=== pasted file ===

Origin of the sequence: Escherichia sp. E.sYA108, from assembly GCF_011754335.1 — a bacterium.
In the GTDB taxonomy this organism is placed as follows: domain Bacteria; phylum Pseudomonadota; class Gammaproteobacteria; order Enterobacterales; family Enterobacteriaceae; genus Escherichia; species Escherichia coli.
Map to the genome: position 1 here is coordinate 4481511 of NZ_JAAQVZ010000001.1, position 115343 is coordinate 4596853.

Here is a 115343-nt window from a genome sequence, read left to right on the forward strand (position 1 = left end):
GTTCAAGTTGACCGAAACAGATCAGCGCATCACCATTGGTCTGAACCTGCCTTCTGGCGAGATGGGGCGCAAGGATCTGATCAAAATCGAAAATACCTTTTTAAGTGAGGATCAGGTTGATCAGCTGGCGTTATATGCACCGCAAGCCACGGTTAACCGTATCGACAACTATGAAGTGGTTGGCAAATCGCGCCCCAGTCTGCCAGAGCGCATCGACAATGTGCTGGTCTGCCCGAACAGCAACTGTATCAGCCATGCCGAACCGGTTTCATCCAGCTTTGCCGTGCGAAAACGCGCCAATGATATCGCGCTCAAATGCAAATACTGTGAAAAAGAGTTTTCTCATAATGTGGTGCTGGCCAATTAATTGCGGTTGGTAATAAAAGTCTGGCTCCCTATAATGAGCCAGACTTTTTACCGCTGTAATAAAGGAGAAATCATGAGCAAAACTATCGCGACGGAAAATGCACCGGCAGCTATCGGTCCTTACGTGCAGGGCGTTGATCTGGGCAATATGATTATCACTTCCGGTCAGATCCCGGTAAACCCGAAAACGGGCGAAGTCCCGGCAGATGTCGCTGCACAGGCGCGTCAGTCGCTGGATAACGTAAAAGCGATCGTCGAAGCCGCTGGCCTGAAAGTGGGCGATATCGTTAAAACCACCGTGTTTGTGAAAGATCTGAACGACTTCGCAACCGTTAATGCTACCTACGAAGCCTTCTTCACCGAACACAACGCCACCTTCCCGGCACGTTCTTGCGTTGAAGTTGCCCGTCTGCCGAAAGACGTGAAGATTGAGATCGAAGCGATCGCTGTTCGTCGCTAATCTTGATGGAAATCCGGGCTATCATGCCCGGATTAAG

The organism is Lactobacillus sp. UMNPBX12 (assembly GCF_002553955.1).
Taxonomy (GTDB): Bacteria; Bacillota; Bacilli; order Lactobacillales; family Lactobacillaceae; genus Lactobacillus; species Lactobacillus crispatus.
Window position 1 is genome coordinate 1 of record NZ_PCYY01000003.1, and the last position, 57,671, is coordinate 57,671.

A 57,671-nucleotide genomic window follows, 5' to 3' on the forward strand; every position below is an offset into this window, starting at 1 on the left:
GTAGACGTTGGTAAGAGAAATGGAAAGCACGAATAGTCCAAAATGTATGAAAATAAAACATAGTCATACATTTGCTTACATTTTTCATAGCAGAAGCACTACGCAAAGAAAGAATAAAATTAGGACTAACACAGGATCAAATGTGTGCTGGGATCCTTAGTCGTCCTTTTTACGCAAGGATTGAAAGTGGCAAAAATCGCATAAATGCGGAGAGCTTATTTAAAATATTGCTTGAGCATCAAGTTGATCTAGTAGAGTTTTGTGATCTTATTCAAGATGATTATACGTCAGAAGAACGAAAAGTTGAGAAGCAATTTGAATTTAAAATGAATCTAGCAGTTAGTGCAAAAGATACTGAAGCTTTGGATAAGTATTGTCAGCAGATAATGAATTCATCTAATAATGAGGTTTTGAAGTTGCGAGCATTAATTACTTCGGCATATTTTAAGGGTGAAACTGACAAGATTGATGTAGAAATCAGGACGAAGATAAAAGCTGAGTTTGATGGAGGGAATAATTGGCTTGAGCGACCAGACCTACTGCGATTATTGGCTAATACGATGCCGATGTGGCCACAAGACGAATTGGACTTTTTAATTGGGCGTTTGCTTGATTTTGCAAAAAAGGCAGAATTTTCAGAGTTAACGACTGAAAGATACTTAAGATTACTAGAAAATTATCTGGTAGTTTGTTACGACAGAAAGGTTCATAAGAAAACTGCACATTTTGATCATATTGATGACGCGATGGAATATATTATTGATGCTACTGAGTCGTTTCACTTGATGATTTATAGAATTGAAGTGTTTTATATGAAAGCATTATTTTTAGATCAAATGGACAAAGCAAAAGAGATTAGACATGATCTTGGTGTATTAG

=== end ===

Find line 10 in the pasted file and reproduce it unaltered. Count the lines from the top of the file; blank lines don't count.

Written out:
GTAGACGTTGGTAAGAGAAATGGAAAGCACGAATAGTCCAAAATGTATGAAAATAAAACATAGTCATACATTTGCTTACATTTTTCATAGCAGAAGCACTACGCAAAGAAAGAATAAAATTAGGACTAACACAGGATCAAATGTGTGCTGGGATCCTTAGTCGTCCTTTTTACGCAAGGATTGAAAGTGGCAAAAATCGCATAAATGCGGAGAGCTTATTTAAAATATTGCTTGAGCATCAAGTTGATCTAGTAGAGTTTTGTGATCTTATTCAAGATGATTATACGTCAGAAGAACGAAAAGTTGAGAAGCAATTTGAATTTAAAATGAATCTAGCAGTTAGTGCAAAAGATACTGAAGCTTTGGATAAGTATTGTCAGCAGATAATGAATTCATCTAATAATGAGGTTTTGAAGTTGCGAGCATTAATTACTTCGGCATATTTTAAGGGTGAAACTGACAAGATTGATGTAGAAATCAGGACGAAGATAAAAGCTGAGTTTGATGGAGGGAATAATTGGCTTGAGCGACCAGACCTACTGCGATTATTGGCTAATACGATGCCGATGTGGCCACAAGACGAATTGGACTTTTTAATTGGGCGTTTGCTTGATTTTGCAAAAAAGGCAGAATTTTCAGAGTTAACGACTGAAAGATACTTAAGATTACTAGAAAATTATCTGGTAGTTTGTTACGACAGAAAGGTTCATAAGAAAACTGCACATTTTGATCATATTGATGACGCGATGGAATATATTATTGATGCTACTGAGTCGTTTCACTTGATGATTTATAGAATTGAAGTGTTTTATATGAAAGCATTATTTTTAGATCAAATGGACAAAGCAAAAGAGATTAGACATGATCTTGGTGTATTAG